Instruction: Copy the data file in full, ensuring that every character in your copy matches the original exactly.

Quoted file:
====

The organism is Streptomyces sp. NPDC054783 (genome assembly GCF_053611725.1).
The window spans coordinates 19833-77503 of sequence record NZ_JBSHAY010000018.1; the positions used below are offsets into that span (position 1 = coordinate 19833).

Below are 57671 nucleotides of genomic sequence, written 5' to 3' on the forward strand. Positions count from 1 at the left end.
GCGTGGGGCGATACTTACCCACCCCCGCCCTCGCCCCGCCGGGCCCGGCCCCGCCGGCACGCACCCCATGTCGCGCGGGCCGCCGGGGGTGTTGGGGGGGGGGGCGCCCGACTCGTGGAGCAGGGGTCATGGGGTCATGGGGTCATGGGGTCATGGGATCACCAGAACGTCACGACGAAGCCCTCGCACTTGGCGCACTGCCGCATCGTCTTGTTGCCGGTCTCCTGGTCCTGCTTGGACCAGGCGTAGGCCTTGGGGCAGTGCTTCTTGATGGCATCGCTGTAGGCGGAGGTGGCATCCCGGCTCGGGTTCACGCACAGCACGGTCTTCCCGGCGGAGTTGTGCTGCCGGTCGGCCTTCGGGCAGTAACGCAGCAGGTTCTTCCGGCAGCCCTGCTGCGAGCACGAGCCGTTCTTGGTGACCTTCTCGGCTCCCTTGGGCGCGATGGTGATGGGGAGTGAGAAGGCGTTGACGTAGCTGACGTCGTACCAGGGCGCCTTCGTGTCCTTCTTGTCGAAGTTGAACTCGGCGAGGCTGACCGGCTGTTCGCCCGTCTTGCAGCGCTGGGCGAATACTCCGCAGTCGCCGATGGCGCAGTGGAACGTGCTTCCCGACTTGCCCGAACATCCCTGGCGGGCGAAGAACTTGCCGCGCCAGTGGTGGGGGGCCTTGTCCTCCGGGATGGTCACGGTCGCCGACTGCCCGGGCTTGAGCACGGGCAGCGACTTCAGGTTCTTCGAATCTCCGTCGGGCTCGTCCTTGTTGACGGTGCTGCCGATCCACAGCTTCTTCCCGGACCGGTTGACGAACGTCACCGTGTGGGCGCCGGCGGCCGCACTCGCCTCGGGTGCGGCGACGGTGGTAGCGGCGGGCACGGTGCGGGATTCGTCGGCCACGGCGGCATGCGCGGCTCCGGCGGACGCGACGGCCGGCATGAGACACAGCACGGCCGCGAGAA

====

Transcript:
The organism is Streptomyces sp. NPDC054783 (genome assembly GCF_053611725.1).
The window spans coordinates 19833-77503 of sequence record NZ_JBSHAY010000018.1; the positions used below are offsets into that span (position 1 = coordinate 19833).

Below are 57671 nucleotides of genomic sequence, written 5' to 3' on the forward strand. Positions count from 1 at the left end.
GCGTGGGGCGATACTTACCCACCCCCGCCCTCGCCCCGCCGGGCCCGGCCCCGCCGGCACGCACCCCATGTCGCGCGGGCCGCCGGGGGTGTTGGGGGGGGGGGCGCCCGACTCGTGGAGCAGGGGTCATGGGGTCATGGGGTCATGGGGTCATGGGATCACCAGAACGTCACGACGAAGCCCTCGCACTTGGCGCACTGCCGCATCGTCTTGTTGCCGGTCTCCTGGTCCTGCTTGGACCAGGCGTAGGCCTTGGGGCAGTGCTTCTTGATGGCATCGCTGTAGGCGGAGGTGGCATCCCGGCTCGGGTTCACGCACAGCACGGTCTTCCCGGCGGAGTTGTGCTGCCGGTCGGCCTTCGGGCAGTAACGCAGCAGGTTCTTCCGGCAGCCCTGCTGCGAGCACGAGCCGTTCTTGGTGACCTTCTCGGCTCCCTTGGGCGCGATGGTGATGGGGAGTGAGAAGGCGTTGACGTAGCTGACGTCGTACCAGGGCGCCTTCGTGTCCTTCTTGTCGAAGTTGAACTCGGCGAGGCTGACCGGCTGTTCGCCCGTCTTGCAGCGCTGGGCGAATACTCCGCAGTCGCCGATGGCGCAGTGGAACGTGCTTCCCGACTTGCCCGAACATCCCTGGCGGGCGAAGAACTTGCCGCGCCAGTGGTGGGGGGCCTTGTCCTCCGGGATGGTCACGGTCGCCGACTGCCCGGGCTTGAGCACGGGCAGCGACTTCAGGTTCTTCGAATCTCCGTCGGGCTCGTCCTTGTTGACGGTGCTGCCGATCCACAGCTTCTTCCCGGACCGGTTGACGAACGTCACCGTGTGGGCGCCGGCGGCCGCACTCGCCTCGGGTGCGGCGACGGTGGTAGCGGCGGGCACGGTGCGGGATTCGTCGGCCACGGCGGCATGCGCGGCTCCGGCGGACGCGACGGCCGGCATGAGACACAGCACGGCCGCGAGAA